What’s the Point?

Three minutes left in the game, and the New England Patriots are up by six points. They punt the ball down to the thirty-yard line, and you’re feeling good (despite New England Quarterback Tom Brady deflatinghis footballs). Your Colts have Andrew LuckAdam Vinatieri, and the game is being played in Indianapolis. First and ten, T.Y. Hilton burns the defense. Luck’s pass is good for forty yards, and it’s time to run out the clock. Several plays later with less than a minute to go, it is first and ten on the three-yard line. The Colts pound the ball into the end zone for a touchdown, and you go wild, your team just won!

Although the game is tied, the reality is that an extra point, or a point awarded following a successful kick after a touchdown, has been a foregone conclusion. It was a sure thing, a play where everyone knows the result. That is, until the 2015-16 season, when the National Football League (NFL) is likely to make a series of that might hold off cheering in the scenario previously mentioned, if only for one minute. The rule change will move the extra point back from the two-yard line, to the fifteen-yard line as well as allow the defense to score during the play. Changes are long overdue, and the NFL will be more fun to watch if the result of any given play is not predetermined. However, the NFL should do the opposite and move the ball to the one-yard line to encourage teams to go for the two-point conversion.

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Although the game is tied, the reality is that an extra point, or a point awarded following a successful kick after a touchdown, has been a foregone conclusion. It was a sure thing, a play where everyone knows the result. That is, until the 2015-16 season, when the National Football League (NFL) is likely to make a series of that might hold off cheering in the scenario previously mentioned, if only for one minute. The rule change will move the extra point back from the two-yard line, to the fifteen-yard line as well as allow the defense to score during the play. Changes are long overdue, and the NFL will be more fun to watch if the result of any given play is not predetermined. However, the NFL should do the opposite and move the ball to the one-yard line to encourage teams to go for the two-point conversion.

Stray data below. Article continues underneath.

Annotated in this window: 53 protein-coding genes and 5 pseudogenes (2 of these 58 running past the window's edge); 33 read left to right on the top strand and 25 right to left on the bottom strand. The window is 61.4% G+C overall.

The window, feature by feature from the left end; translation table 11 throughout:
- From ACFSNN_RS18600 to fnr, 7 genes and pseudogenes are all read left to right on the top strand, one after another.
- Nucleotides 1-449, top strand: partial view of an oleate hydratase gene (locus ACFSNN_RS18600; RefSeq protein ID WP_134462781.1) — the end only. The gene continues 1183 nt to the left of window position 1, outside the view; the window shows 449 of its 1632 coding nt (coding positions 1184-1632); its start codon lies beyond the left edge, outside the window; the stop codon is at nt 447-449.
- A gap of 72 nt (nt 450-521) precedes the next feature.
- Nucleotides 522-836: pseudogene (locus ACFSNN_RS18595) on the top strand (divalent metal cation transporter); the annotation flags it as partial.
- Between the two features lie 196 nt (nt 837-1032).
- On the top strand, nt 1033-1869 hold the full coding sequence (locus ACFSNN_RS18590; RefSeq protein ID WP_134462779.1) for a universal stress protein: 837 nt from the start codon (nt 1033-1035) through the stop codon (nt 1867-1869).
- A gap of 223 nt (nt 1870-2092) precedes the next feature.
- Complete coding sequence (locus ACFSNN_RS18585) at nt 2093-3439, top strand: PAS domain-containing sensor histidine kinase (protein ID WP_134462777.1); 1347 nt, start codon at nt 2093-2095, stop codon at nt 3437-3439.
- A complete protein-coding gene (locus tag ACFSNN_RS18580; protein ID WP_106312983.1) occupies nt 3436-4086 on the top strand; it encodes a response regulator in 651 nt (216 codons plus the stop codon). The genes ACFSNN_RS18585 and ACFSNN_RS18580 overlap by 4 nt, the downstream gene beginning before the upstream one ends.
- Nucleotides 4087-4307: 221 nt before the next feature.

Although the game is tied, the reality is that an extra point, or a point awarded following a successful kick after a touchdown, has been a foregone conclusion. It was a sure thing, a play where everyone knows the result. That is, until the 2015-16 season, when the National Football League (NFL) is likely to make a series of rule changes that might hold off cheering in the scenario previously mentioned, if only for one minute. The rule change will move the extra point back from the two-yard line, to the fifteen-yard line as well as allow the defense to score during the play. Changes are long overdue, and the NFL will be more fun to watch if the result of any given play is not predetermined. However, the NFL should do the opposite and move the ball to the one-yard line to encourage teams to go for the two-point conversion.

If the ball is moved to the one-yard line, teams will be more likely to “go for two.” Nowadays, NFL kickers are good, fields are synthetic, and since there are indoor stadiums, a place like Lucas Oil Field in Indianapolis is 71 degrees in January. These three factors have made the extra point a wasted play, with more than 99% sailing through the uprights in the past five years. In fact, the worst year for kickers in a generation was still better than 95%, so moving the ball from the two -yard line to the one-yard line won’t improve kicker’s stats much but it will encourage teams to “go for two.” After the 2014-15 season two-point conversions were successful just under 50% of the time, so moving the ball to the 1-yard line will certainly improve those statistics and mix things up.

At first glance, I supported the likely rule change and could not imagine doing the opposite. The new rules, however, ensure teams won’t go for two unless the game is on the line, and they are down by one or two. Also, did I mention kickers are good now? The league average of field goals under forty yards is over 95% with a consistent and steady rise since 1983. Next season when fans continue to go get up and take bathroom breaks in unison after every touchdown, I will again encourage the NFL owners to take a deeper look and move the ball to 1.